Analysis. Trump has gone on the counterattack, threatening investigations against those who initiated the Russiagate investigation and turning his so-called ‘exoneration’ into an argument for his re-election in 2020.

Mueller report finds Trump was made in America

It looks like Donald Trump is a wholly genuine American phenomenon after all. This, above all, is the most striking takeaway from the outcome of the probe conducted by Robert Mueller, a quiet and industrious investigation that lasted 675 days and interviewed nearly 500 witnesses.

This finding stunned many who believed that Trump was just a puppet in the hands of a hostile foreign power—indeed, in those of America’s number one enemy: an agent of Moscow that somehow made it to the White House. Many had hopes that the investigation by the special prosecutor—seen as a savior to the homeland—would end up unmasking the president as a foreign agent and leading him out of the Oval Office in handcuffs.

Seeing Trump as an “enemy actor” coming from outside would make him easier to understand. It is, indeed, easier to consider him a foreign intrusion into a system that—according to the dominant view in the US—has always worked just fine (even when, to give one example, it unlawfully elected a president who unlawfully started a war in the Middle East that still hasn’t ended).

Ever since he was elected—and even before that—the Trump phenomenon has been seen as an anomaly, a painful detour from a fundamentally virtuous path, an inexplicable veering off course, if not simply the outcome of a long-term devious plot by the Russians. The New Yorker’s Masha Gessen notes that this theory “held the appeal of a secret answer to our catastrophe, one that would make the unimaginable suddenly explicable.”

Now, having gone all in on predicting Trump’s removal via judicial process by unmasking him as an agent in the service of Putin is proving to be a self-inflicted wound: “The dream of a sudden, magic resolution to the Trump tragedy is dead,” Gessen writes.

However, the Russiagate story is unlikely to end with Attorney General Barr’s delivery of his summary of the Mueller report to the heads of the Judiciary Committees of the House and the Senate. The House, ruled by a Democratic majority, has already requested the disclosure of the whole report—and, as The New York Times underlines, it is the House that “has the power under the Constitution to decide for itself whether the president’s actions constituted ‘high crimes and misdemeanors’ that justify impeachment.”

There are also other ongoing judicial investigations, both at the state and federal level, on the dealings of the Trump Organization and the Trump charitable foundation, on Trump’s violation of the emoluments clause and on his misuse of campaign funds. Furthermore, many questions raised by the Manafort case, the firing of former FBI chief James Comey, and the cases involving Trump’s former attorney Michael Cohen still need to be answered.

It should also be stressed that only a summary of the report by Trump’s handpicked Attorney General William Barr has been made public. It does contain the key sentence that Trump has seized on: “The Special Counsel’s investigation did not find that the Trump campaign or anyone associated with it conspired or coordinated with Russia in its efforts to influence the 2016 presidential election.”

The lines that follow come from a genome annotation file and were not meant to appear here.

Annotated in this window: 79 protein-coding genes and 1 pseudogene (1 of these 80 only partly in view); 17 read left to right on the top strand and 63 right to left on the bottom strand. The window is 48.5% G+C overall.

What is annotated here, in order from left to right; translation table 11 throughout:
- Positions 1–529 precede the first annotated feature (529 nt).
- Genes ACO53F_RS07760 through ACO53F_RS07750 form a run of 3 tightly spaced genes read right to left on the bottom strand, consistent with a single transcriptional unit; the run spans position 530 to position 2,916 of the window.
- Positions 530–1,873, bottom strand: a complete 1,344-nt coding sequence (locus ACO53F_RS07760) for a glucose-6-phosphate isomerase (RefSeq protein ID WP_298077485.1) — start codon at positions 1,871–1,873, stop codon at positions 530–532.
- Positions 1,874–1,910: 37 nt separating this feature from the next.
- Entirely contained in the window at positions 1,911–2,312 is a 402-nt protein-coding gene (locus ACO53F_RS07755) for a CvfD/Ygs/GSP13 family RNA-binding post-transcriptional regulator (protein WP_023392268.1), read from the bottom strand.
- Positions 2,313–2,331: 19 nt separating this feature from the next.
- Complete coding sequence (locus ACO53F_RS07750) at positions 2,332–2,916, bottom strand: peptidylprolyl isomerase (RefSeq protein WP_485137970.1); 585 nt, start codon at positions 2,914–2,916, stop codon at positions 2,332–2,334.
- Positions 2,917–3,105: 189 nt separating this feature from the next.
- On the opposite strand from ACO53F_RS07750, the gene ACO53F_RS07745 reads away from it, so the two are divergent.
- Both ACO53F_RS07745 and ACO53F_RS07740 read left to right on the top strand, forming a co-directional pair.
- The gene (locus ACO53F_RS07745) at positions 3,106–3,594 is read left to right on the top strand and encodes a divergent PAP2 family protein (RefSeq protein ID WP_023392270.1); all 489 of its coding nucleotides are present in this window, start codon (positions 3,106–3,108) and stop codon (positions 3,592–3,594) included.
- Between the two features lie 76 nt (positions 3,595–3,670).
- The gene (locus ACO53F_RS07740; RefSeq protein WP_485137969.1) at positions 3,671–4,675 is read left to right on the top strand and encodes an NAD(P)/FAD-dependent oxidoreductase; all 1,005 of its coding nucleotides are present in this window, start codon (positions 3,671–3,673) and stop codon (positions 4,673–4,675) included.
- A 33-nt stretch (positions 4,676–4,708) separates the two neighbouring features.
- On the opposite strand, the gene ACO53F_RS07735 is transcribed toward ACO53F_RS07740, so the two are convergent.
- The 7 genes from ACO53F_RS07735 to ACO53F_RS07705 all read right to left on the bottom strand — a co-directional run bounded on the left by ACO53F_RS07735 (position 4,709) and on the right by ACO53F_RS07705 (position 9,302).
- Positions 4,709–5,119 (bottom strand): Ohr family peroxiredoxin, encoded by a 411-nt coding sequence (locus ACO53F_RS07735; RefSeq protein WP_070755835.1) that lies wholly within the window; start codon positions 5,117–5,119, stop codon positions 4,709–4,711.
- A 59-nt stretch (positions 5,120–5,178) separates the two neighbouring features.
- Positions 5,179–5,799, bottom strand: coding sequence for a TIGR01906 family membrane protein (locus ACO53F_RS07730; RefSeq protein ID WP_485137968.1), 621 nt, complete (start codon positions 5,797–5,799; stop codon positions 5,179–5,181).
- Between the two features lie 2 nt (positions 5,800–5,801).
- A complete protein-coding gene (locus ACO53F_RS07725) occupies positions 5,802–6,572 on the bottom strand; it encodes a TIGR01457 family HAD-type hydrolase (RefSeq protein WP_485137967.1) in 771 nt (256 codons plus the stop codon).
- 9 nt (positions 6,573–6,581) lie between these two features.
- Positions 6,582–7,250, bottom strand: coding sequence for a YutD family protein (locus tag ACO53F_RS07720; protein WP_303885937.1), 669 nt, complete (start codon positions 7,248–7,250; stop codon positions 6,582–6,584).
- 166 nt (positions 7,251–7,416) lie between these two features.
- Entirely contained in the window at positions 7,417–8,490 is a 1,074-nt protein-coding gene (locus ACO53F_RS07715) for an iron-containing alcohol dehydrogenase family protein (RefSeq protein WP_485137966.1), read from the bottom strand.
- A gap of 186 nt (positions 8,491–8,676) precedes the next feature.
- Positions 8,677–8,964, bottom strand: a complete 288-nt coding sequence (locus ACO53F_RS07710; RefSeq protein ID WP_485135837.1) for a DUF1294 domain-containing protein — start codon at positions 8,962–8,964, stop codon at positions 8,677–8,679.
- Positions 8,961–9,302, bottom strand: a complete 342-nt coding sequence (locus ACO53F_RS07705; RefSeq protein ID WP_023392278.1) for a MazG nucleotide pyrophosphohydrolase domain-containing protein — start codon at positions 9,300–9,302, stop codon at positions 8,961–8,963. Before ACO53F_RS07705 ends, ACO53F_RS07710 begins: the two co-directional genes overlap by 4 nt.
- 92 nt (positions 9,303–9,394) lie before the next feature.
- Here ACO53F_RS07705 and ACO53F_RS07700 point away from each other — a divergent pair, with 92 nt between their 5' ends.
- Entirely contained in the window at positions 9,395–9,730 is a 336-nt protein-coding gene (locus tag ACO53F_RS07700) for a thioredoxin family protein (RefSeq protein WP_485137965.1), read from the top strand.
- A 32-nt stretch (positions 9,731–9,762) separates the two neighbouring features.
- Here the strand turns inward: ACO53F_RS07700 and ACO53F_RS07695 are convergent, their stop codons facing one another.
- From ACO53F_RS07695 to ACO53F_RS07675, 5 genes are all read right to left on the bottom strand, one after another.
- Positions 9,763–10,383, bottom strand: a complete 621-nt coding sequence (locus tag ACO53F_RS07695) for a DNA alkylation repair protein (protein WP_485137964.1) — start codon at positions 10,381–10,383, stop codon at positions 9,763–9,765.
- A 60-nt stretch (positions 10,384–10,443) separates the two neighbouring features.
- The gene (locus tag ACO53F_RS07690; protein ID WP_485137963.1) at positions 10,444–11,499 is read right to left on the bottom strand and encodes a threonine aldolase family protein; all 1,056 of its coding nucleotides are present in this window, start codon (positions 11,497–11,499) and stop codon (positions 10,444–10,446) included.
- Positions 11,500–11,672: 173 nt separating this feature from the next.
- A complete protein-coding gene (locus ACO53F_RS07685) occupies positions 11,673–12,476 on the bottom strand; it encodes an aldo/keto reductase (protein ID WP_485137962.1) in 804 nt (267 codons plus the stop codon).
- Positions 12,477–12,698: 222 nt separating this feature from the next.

These summarizing words are serving as the pretext for Trump to go on the counterattack, threatening investigations against those who initiated the Russiagate investigation, and, most importantly, giving him an opportunity to make what he calls his “exoneration” into an argument for his re-election in 2020. Going forward, he will be even more emboldened in his denunciations of a “witch hunt” against him orchestrated by the liberals and the media, already a very engaging topic for his fans at the endless rallies of his permanent electoral campaign.

While the Democrats seem caught off guard by the result of the Mueller investigation and haven’t put up a unified front, with House Speaker Nancy Pelosi apparently ruling out the possibility of starting an impeachment procedure against Trump, the media are the ones hardest hit. Contempt and hatred toward the establishment and progressive media—The New York Times, The Washington Post, Newsweek, The New Yorker, CNN, MSNBC—is the most defining feature of this presidency. And, while the feelings are mutual, there is a certain interest—indeed, a financial one—on the part of the media in this dynamic continuing.

The crisis of the old media was unexpectedly mitigated by the emergence on the scene of a president who is a media personality, and who, as in a funhouse mirror, has been magnified into a larger-than-life figure, something he benefits from in order to rally his base, for whom he has been skillfully playing the role of the heroic victim of the hated elites. At the same time, he produces an endless stream of ratings-generating material every day for the newspapers and talk shows.

The media filled up the void left behind by the lack of a political direction on the part of the Democrats, who were stunned by Hillary Clinton’s unexpected defeat and took a long time to regain their composure. By winning control of the House last November, the Democrats have made a surprising recovery, also thanks to new candidates pushed up by a remarkable level of grassroots mobilization.

The most important thing is for this activist energy to be used to build up a political alternative to Trump ahead of the 2020 presidential elections, with no more illusions of a judicial deus ex machina—a prospect which mostly had the effect of selling more newspapers, rather than earning actual votes for the Democrats.

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